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Will They or Won’t They…Proposal of a New Definition of Fiduciary Under ERISA

February 20, 2014


For some time now, there have been rumblings of imminent issuance of guidance to amend the definition of fiduciary under ERISA.

This saga first began in October of 2010 when  the Department of Labor’s EBSA proposed a new rule that would broaden the current definition of the term fiduciary under ERISA and extend such status to “any person who provides investment advice to plans for a fee or other compensation.”

Although the proposed rule mirrored the current definition of a fiduciary as stated in Section 3(21)(A)(ii) of ERISA in many regards, the prior DOL regulations limit the meaning of the term “investment advice” with a five-part test; all elements of which must be met before a person will be considered a fiduciary. The specificity of this regulation eliminates investment advisers from being considered fiduciaries under ERISA if they do not meet all the elements of the test.

The proposed EBSA rule caused consternation among investment advisors and brokers because it states, among other conditions, that any person who is an investment advisor under the Investment Advisors Act of 1940 will be a fiduciary as long as he or she provides investment advice for a fee. Also, one part of the five-part test (the requirement that advice be provided on a regular basis) was removed; under the DOL proposal, a single instance would suffice for a person to be considered a fiduciary under the proposed rule. The breadth of this rule was met with strong opposition and assertions that

Ways and Means Releases Two Bills that Would Limit the Reach of the Employer Mandate

On February 4, 2014, the Committee on Ways and Means sent two bills to the House that, if enacted, would affect the requirement that employers share responsibility for health coverage costs by narrowing the definition of “full-time employee” for purposes of the employer mandate provisions of the Affordable Care Act (“ACA”).

The ACA includes employer shared responsibility provisions that are applicable to employers with 50 or more full-time employees.  According to these “employer mandate” or “play or pay” provisions of the ACA, such employers must either provide adequate health insurance coverage for their full-time employees or pay a penalty.  Currently, the ACA generally provides that a full-time employee is one who performs at least 30 hours of service per week in any given month.

The first bill (H.R. 2575, Save American Workers Act of 2014) working its way through Congress was drafted in response to concerns that employers will lay off employees or cut hours in order to fall below the 50 full-time employee threshold and avoid having to offer health coverage or pay penalties. To alleviate some of these concerns, the bill seeks to increase the minimum service hours to 40 hours per week for purposes of the ACA. (A copy of the Joint Committee on Taxation report on this bill is available here.)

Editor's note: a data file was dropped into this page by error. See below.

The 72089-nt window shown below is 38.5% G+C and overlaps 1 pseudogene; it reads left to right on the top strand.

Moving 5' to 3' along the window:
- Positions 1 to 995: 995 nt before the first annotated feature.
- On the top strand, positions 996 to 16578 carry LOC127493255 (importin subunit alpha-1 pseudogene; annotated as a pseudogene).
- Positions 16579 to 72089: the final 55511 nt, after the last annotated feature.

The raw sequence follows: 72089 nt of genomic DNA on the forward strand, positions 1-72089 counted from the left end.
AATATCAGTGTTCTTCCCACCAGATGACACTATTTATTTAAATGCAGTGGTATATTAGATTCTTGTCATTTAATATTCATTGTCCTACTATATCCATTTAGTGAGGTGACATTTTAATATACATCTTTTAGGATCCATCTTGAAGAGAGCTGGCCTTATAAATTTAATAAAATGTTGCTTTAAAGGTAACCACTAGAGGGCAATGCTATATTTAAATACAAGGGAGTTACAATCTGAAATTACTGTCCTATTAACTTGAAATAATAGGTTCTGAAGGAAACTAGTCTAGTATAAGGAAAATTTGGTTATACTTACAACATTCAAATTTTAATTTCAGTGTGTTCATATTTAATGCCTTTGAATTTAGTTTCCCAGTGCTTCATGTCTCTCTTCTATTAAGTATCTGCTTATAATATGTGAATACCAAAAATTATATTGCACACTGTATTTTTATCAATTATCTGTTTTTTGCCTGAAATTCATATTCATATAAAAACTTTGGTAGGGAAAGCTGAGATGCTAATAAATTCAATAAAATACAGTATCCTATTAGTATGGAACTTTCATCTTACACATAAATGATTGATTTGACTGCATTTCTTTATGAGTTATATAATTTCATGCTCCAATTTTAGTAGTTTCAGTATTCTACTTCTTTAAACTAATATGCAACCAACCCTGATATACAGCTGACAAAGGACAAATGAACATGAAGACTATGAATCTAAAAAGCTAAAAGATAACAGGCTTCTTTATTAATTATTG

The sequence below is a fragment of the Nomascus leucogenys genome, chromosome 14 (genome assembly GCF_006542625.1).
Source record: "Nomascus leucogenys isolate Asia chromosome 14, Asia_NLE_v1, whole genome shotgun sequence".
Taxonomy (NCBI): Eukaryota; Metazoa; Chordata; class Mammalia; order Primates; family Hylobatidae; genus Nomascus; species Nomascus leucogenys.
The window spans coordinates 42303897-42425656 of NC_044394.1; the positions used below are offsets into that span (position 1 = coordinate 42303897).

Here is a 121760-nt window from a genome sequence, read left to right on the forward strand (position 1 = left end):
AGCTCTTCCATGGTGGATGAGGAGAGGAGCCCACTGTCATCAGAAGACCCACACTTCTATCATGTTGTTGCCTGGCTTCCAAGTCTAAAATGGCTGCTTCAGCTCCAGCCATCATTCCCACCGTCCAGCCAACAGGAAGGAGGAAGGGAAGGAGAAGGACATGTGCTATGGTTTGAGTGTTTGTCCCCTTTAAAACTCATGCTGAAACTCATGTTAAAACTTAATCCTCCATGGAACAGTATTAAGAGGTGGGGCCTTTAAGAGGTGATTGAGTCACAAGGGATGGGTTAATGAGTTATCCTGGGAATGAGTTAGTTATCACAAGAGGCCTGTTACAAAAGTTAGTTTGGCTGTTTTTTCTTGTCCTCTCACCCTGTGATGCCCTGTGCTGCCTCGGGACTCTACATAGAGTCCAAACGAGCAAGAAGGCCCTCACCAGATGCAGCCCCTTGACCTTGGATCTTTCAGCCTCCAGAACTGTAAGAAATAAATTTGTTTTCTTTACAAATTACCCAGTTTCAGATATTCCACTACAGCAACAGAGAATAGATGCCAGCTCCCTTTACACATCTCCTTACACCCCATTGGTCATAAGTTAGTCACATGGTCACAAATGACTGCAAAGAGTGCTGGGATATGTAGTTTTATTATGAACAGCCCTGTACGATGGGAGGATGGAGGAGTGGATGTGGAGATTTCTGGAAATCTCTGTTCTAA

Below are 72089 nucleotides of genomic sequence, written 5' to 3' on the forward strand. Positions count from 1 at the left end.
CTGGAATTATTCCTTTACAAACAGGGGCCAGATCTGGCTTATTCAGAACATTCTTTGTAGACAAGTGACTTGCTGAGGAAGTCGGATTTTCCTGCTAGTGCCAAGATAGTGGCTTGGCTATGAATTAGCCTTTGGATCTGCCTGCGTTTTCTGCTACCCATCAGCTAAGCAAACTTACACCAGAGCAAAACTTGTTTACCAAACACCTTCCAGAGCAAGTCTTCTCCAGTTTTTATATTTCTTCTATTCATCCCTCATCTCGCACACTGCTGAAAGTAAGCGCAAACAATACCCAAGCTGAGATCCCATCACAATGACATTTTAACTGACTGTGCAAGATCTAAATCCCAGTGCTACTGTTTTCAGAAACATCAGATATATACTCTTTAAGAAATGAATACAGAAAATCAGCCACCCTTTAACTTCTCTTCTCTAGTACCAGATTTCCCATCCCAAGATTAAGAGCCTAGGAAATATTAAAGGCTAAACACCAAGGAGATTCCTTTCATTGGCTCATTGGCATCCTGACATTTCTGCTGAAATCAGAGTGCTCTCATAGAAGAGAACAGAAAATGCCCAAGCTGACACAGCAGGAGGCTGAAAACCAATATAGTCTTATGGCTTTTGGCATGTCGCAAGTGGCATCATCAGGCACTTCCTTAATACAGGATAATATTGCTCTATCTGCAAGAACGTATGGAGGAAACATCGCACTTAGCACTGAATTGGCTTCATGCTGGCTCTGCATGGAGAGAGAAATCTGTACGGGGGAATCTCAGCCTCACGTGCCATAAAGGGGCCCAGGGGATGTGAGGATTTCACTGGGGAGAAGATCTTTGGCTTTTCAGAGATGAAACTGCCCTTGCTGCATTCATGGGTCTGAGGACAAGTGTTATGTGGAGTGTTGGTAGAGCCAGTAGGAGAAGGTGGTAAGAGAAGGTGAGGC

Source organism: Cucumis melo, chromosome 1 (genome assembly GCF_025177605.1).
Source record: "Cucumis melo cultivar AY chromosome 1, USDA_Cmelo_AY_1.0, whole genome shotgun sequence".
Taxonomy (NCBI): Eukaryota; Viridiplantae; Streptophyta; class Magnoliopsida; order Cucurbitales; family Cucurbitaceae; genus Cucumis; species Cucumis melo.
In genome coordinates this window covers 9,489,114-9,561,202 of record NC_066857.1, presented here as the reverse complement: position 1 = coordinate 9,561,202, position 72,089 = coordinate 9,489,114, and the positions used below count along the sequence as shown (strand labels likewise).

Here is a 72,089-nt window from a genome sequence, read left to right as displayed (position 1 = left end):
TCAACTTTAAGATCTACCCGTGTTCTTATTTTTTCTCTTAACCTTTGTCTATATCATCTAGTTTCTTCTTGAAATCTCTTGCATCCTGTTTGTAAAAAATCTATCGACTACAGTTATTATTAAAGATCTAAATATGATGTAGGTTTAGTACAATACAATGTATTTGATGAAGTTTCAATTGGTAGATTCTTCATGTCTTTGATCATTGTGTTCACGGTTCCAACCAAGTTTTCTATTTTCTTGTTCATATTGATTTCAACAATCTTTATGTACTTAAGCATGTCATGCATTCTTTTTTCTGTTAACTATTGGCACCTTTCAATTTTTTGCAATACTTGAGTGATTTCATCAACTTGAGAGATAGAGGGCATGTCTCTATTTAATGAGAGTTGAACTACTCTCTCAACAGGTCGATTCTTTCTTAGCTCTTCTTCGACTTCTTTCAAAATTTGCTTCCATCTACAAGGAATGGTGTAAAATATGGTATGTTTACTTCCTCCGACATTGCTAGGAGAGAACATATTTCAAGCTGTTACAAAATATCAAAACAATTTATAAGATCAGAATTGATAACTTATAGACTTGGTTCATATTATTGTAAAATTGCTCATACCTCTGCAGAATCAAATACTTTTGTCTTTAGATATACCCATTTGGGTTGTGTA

The second bill (H.R. 3979, Protecting Volunteer Firefighters and Emergency Responders Act), proposes to exempt bona fide volunteer services from being considered services by a full-time employee. The rule

The Final “Play or Pay” Regulations Have Arrived!

The Final “Play or Pay” Regulations Have Arrived!

February 18, 2014

Authored by: Denise Erwin and Lisa Van Fleet

The long awaited final regulations regarding the employer shared responsibility provisions of the Affordable Care Act were released on February 10, 2014.  They offer new transition relief and provide much needed guidance in several areas including how to determine which employees are “full-time” for purposes of the mandate.  Although the 59 pages of regulations will surely provide ample fodder for numerous future posts, we’ll start with a rundown of some of the most notable provisions:

New Transition Relief

Employers with 50-99 full time employees have an additional year to comply

    The new compliance date for these employers is January 1, 2016 (or the first day of new plan year beginning in 2016 for non-calendar year plans).  In order to avail themselves of the transition relief, these employers must certify  that they satisfy the following eligibility conditions:

  • The employer must employ on average at least 50 full-time employees but fewer than 100 full-time employees on business days during 2014.
  • The employer must not reduce the size of its workforce or the overall hours of service of its employees in order to satisfy the workforce size condition.  A reduction for a bona fide business reason such as a sale of a division, a change in the economic marketplace in which the employer operates or a termination of employment for poor performance will not affect eligibility for the transition relief.
  • The employer must not eliminate

AOL, ACA, & 401(k)

AOL, ACA, & 401(k)

February 13, 2014

Authored by: Chris Rylands

As was widely reported last week, and subsequently reversed on Friday, America Online’s CEO announced that, due to a $7.1 million cost increase resulting from the Affordable Care Act, AOL was going to change how it made its 401(k) matching contribution in order to offset costs.  In short, AOL would have imposed a requirement that employees be employed on the last day of the plan year to receive the match.  For employees who leave during the year, the match would be $0.  After an employee uproar, AOL reversed course.